The tax bill would also repeal a tax break that helps ordinary families pay for their higher education. Interest on U.S. savings bonds issued after 1989 is tax-free when used to pay tuition and college fees as long as family income is less than $ 147,250 (for couples). The tax assessment eliminates the break. Combined with the cancellation of the student loan interest deduction we have discussed here, those repayments would put more than $ 45 billion in the pockets of the rich, at the expense of university students and teachers.

Orphan Drugs: The tax plan would remove a tax credit for developing drugs for rare diseases, usually defined as conditions that affect fewer than 200,000 people. The provision has been in place since 1983, but is controversial. It is prone to being tricked by large pharmaceutical companies. However, the National Organization for Orphan Diseases says removing the incentive could result in 33% fewer orphan drugs coming to market.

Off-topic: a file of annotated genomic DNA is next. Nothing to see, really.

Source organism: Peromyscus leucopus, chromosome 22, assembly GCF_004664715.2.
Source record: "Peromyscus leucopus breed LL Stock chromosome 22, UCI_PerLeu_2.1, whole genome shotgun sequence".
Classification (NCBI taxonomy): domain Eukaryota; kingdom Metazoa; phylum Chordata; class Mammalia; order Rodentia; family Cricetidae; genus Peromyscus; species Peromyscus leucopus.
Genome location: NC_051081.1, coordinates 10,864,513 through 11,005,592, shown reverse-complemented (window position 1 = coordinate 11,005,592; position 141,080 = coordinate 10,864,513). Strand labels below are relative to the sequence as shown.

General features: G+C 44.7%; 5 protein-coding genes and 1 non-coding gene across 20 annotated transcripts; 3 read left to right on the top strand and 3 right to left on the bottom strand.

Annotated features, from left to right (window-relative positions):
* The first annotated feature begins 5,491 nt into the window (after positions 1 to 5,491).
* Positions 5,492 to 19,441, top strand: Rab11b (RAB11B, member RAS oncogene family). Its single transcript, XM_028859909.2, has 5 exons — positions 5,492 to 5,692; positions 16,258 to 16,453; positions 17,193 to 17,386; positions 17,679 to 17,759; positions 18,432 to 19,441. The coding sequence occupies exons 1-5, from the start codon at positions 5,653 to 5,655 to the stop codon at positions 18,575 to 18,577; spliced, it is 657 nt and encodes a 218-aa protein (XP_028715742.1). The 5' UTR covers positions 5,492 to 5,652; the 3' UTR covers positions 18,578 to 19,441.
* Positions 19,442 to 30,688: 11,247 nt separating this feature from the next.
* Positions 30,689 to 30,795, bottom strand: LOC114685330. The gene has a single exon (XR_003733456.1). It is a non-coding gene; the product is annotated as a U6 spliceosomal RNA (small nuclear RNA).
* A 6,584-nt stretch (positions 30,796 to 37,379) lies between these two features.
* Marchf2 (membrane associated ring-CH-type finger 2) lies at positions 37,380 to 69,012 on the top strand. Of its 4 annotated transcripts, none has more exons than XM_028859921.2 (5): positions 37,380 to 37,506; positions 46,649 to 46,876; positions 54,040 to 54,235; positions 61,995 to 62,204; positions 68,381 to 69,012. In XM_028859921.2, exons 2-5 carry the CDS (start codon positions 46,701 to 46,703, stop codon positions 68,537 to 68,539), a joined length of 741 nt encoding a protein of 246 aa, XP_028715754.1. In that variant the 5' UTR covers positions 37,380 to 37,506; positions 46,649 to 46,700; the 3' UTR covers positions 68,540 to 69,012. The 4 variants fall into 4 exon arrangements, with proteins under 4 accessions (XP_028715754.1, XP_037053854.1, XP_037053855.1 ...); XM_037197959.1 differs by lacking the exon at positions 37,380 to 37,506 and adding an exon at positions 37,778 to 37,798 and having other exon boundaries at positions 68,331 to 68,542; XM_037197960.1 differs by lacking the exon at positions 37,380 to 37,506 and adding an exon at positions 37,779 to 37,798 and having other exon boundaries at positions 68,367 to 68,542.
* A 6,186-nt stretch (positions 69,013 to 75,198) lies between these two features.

The Food and Drug Administration is closely examining the orphan drug program and the Government Accountability Office is considering an investigation. However, there is no indication that these considerations played a role in the proposed tax credit waiver. What mattered was the price: the repeal would provide $ 54 billion over 10 years to fund the tax cut for the rich.